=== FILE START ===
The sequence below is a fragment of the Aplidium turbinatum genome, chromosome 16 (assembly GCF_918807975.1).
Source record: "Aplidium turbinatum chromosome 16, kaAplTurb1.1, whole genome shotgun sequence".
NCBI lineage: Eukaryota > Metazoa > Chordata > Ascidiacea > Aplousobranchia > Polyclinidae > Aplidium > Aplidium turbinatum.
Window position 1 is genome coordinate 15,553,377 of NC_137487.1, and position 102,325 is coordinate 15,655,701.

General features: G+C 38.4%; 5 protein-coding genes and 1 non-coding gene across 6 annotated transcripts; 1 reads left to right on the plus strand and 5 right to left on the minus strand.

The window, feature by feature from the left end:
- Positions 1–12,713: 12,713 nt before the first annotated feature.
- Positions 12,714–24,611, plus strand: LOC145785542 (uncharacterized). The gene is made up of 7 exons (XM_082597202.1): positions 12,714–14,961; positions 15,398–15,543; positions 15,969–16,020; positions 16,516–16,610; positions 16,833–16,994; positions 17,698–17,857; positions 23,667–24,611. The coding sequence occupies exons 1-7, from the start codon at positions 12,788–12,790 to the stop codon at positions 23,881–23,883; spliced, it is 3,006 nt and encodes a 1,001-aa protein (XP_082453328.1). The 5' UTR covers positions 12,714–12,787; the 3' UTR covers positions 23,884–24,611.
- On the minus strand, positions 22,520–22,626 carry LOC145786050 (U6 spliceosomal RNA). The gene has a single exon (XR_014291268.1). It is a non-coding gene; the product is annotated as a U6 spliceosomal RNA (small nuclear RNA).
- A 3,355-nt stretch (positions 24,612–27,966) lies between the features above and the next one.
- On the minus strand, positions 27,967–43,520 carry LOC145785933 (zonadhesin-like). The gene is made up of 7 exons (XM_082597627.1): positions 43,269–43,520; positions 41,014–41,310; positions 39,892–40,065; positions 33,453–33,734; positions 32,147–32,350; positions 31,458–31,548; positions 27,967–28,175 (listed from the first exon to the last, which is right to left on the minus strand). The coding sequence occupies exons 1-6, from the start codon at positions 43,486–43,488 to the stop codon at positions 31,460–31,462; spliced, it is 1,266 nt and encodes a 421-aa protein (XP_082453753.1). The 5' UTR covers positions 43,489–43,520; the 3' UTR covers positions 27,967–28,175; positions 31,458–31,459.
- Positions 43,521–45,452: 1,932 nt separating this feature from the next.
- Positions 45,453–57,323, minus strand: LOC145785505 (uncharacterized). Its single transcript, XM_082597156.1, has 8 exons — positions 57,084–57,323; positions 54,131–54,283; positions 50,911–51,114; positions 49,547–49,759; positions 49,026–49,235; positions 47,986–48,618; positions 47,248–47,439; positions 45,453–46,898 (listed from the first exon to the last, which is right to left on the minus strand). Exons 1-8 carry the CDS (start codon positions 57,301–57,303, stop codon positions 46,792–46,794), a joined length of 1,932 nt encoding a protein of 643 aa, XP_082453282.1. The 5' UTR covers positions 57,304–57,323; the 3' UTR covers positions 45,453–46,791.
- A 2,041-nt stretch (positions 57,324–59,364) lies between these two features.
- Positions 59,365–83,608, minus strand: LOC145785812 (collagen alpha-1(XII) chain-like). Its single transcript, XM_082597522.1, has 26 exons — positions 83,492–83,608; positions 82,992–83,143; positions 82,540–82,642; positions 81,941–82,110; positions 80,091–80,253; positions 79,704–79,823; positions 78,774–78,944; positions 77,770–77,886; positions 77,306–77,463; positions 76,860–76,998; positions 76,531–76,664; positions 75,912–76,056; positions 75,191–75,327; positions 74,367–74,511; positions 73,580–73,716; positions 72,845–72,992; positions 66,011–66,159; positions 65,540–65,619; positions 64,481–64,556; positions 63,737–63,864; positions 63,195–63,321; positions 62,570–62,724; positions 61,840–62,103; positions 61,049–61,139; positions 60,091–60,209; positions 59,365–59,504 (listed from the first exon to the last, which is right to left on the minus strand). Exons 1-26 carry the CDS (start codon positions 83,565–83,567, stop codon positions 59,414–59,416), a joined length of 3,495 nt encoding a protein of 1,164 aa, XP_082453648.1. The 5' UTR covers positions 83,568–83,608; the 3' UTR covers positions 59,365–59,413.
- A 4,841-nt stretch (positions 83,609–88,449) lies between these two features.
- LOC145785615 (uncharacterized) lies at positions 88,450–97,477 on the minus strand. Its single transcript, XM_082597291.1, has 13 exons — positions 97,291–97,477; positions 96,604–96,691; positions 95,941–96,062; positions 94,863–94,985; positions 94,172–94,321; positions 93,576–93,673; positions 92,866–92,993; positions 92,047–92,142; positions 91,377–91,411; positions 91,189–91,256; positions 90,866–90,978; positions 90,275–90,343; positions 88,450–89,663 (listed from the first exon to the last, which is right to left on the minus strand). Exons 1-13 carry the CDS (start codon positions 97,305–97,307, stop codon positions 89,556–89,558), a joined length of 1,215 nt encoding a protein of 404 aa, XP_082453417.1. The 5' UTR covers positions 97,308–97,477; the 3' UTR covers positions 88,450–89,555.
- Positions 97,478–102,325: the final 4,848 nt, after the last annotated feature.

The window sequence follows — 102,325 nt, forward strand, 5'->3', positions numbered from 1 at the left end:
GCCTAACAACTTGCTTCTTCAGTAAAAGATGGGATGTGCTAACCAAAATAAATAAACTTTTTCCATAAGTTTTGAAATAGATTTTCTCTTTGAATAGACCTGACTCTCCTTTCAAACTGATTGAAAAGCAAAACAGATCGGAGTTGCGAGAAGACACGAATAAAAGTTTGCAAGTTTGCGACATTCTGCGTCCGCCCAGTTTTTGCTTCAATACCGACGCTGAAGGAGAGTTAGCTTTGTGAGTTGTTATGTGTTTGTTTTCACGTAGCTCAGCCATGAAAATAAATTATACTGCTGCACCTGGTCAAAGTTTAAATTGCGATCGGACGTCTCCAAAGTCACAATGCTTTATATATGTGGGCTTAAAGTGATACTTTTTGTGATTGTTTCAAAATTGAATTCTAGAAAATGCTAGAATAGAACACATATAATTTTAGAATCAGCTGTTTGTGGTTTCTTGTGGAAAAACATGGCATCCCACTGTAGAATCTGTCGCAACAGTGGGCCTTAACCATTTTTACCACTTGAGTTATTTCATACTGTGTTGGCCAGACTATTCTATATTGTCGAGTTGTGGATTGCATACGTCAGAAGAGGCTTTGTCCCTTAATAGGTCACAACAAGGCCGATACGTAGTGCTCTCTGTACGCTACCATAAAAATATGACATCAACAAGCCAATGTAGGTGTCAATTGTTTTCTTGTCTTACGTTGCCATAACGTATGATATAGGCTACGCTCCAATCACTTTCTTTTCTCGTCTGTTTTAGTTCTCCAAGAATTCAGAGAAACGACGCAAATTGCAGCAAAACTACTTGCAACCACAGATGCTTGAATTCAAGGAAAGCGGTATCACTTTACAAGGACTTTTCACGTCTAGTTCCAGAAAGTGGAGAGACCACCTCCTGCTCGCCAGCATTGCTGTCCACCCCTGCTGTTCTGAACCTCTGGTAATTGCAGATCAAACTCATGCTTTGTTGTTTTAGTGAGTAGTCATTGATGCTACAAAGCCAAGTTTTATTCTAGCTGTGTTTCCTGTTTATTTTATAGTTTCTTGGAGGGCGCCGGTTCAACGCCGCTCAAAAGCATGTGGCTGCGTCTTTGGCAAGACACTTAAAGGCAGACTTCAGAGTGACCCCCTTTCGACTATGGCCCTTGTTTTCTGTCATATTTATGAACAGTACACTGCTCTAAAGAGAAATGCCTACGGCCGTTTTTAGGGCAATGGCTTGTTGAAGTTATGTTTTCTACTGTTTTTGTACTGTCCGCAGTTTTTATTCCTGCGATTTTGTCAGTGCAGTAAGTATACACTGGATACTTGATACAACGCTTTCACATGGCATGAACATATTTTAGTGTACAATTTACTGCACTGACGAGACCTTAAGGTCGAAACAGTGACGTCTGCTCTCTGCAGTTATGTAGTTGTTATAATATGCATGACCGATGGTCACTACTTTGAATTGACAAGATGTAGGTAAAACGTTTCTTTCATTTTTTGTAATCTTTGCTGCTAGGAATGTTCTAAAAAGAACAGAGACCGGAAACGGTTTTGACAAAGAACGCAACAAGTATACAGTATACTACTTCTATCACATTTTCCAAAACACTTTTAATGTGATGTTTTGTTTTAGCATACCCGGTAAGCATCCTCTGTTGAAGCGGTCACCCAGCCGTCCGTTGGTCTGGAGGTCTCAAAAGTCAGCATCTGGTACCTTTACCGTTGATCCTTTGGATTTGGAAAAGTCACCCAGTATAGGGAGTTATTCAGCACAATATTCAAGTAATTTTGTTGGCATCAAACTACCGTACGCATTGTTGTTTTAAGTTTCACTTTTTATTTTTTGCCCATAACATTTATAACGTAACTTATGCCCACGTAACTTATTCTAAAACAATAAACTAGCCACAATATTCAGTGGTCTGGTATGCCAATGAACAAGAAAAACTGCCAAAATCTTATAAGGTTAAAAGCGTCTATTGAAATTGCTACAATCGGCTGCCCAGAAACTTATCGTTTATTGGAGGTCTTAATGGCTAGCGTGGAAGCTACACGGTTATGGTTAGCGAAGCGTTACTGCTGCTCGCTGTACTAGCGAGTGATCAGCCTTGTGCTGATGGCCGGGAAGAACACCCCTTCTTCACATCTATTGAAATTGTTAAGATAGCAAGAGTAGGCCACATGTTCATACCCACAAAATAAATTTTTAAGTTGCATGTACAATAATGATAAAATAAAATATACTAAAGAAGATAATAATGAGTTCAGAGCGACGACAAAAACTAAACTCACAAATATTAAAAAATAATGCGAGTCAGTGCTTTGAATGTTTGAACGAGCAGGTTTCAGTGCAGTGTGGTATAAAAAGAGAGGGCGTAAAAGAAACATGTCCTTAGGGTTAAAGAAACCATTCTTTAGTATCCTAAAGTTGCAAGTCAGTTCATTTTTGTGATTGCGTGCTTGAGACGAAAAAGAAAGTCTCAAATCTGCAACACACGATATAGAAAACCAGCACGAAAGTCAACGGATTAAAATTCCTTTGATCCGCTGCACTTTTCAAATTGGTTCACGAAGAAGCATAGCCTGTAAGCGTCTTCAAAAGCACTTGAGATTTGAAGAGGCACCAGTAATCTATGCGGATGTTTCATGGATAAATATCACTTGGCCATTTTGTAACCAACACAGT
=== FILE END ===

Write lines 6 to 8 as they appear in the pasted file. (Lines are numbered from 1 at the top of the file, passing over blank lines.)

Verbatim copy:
The window, feature by feature from the left end:
- Positions 1–12,713: 12,713 nt before the first annotated feature.
- Positions 12,714–24,611, plus strand: LOC145785542 (uncharacterized). The gene is made up of 7 exons (XM_082597202.1): positions 12,714–14,961; positions 15,398–15,543; positions 15,969–16,020; positions 16,516–16,610; positions 16,833–16,994; positions 17,698–17,857; positions 23,667–24,611. The coding sequence occupies exons 1-7, from the start codon at positions 12,788–12,790 to the stop codon at positions 23,881–23,883; spliced, it is 3,006 nt and encodes a 1,001-aa protein (XP_082453328.1). The 5' UTR covers positions 12,714–12,787; the 3' UTR covers positions 23,884–24,611.